Friday’s Mobile Press-Register has another story about the Gee’s Bend quilters. Last week I mentioned Annie Mae Young’s lawsuit against Tinwood and others (post here), and now it seems that some of the other quilters are coming around/thinking about filing their own lawsuits in addition to hers.
This is how the article begins:
For the last month, the people responsible for bringing the Gee’s Bend quilts to the attention of the nation have been circulating in the isolated community, gathering signatures on documents that some experts said appear to take copyright control away from each quilter.Those documents appeared just days after one of the rural quilters filed suit against the Arnett family, who promoted the handmade art via a whirlwind of museum openings, books and derivative products.
The Arnetts have insisted through their lawyers that these latest documents do not take control of anyone’s copyrights. Their contention is that they have had oral agreements with the quilters for years now.
Other bits include:
The second suit, filed Monday, alleges that Matt Arnett visited Pettway — who cannot read — and offered her a check for $2,000, but only if she would sign an “Alabama Bill of Sale of Personal Property” that her lawyers say may have conveyed to the Arnetts the copyrights to any quilts she sold to them.
The Press-Register has learned that the Arnetts have obtained signatures from 20 quilters on such documents in the last month, all apparently since the first lawsuit was filed April 3.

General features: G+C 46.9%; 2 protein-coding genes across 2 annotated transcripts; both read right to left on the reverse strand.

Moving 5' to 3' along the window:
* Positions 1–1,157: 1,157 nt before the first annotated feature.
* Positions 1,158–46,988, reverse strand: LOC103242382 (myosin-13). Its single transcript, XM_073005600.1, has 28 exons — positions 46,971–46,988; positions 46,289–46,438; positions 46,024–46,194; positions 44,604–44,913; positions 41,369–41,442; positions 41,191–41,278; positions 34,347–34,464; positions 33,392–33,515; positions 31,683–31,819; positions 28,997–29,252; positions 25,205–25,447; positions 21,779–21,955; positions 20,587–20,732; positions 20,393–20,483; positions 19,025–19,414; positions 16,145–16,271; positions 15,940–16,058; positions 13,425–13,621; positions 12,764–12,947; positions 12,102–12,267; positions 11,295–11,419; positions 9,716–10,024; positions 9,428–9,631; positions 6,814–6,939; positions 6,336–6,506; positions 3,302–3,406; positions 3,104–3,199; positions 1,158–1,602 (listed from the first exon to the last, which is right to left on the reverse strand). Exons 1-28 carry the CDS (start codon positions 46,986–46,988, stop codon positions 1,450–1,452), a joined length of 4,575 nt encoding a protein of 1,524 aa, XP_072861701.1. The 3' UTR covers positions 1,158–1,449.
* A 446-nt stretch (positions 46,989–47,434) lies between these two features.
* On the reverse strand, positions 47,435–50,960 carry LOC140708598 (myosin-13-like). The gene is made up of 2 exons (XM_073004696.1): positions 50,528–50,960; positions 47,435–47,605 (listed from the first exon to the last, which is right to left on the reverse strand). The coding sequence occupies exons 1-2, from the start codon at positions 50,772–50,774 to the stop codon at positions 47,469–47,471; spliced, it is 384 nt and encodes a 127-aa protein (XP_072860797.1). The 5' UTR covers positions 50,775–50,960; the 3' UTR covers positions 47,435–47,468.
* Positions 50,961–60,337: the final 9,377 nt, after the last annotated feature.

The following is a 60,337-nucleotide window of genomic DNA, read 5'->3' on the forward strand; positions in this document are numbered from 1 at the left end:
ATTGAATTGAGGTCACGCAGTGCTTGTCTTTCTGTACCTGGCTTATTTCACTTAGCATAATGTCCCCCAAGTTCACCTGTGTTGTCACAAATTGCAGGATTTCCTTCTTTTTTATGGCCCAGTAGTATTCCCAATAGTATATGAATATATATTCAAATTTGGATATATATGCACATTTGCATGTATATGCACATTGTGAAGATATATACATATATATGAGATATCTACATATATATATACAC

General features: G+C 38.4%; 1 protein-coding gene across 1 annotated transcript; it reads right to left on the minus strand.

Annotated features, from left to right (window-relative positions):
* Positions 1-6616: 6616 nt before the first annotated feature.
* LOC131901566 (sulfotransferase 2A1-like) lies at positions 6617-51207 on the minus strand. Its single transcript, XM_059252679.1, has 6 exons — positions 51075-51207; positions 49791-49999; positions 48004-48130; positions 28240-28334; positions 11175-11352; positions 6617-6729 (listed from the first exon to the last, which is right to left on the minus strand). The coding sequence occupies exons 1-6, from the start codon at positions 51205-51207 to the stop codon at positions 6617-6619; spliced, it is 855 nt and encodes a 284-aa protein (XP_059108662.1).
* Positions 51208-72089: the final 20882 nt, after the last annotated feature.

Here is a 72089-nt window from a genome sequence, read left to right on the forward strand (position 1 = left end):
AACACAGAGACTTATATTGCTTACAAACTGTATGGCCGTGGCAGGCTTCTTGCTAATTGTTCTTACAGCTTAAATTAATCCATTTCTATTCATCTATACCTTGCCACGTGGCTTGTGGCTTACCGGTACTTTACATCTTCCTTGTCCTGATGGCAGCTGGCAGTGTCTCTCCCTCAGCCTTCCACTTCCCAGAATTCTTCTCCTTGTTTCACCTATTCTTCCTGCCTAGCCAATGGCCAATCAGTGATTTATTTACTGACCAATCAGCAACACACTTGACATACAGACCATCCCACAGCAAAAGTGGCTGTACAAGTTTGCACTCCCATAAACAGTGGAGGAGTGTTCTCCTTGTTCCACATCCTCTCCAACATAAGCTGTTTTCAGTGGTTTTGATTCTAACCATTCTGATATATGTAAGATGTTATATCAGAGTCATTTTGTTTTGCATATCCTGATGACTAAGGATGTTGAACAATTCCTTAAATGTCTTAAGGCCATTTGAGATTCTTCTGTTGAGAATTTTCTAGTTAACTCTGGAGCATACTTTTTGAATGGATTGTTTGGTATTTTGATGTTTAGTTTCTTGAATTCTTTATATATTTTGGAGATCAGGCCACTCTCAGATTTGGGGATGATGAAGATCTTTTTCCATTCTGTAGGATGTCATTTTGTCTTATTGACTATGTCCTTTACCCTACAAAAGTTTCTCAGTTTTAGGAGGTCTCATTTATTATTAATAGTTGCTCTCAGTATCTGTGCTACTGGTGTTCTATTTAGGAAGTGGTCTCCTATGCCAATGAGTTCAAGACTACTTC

No written agreements had ever been drawn up between the quilters and the Arnetts, according to lawyers on both sides, until the Bill of Sale documents tendered in recent weeks. One obtained by the Press-Register is dated May 30.
“(Matt Arnett) didn’t want my kids knowing when he came by. He said, ‘If you are going to let your kids get involved, you count me out,'” Young said, sitting in the shade beneath the tall pines outside her small brick house.
The entire article from Friday can be found here. Not all of the quilters agree with the lawsuits, but it sure is getting more and more…interesting.
I’ve been to Gee’s Bend – several years ago – and I can tell you that the building that the quilters had been working out of was rough. Rough. After all this time, the article says they are in that same building – a building that one of the sons says stinks (except he uses more descriptive terms) and the P-R says that the building’s air conditioning doesn’t keep up during the summer.
For all the money that’s undoubtedly been made off these women…ohmygoodness…the thought that these women may have been taken advantage of with oral contracts…
And as a business owner, can you imagine doing business on behalf of people, totaling no telling how much money, on the basis of an oral agreement, even if they are not literate? Wouldn’t you find some way to carry them to a lawyer (your lawyer, whoever’s lawyer) and make it crystal clear in front of ‘x’ number of people that they understand exactly what you’re proposing and have everybody sign that? Wouldn’t you do that just for your own piece of mind if nothing else??
I still really-really hope this is a big misunderstanding but the new article doesn’t make me feel any better. Argh!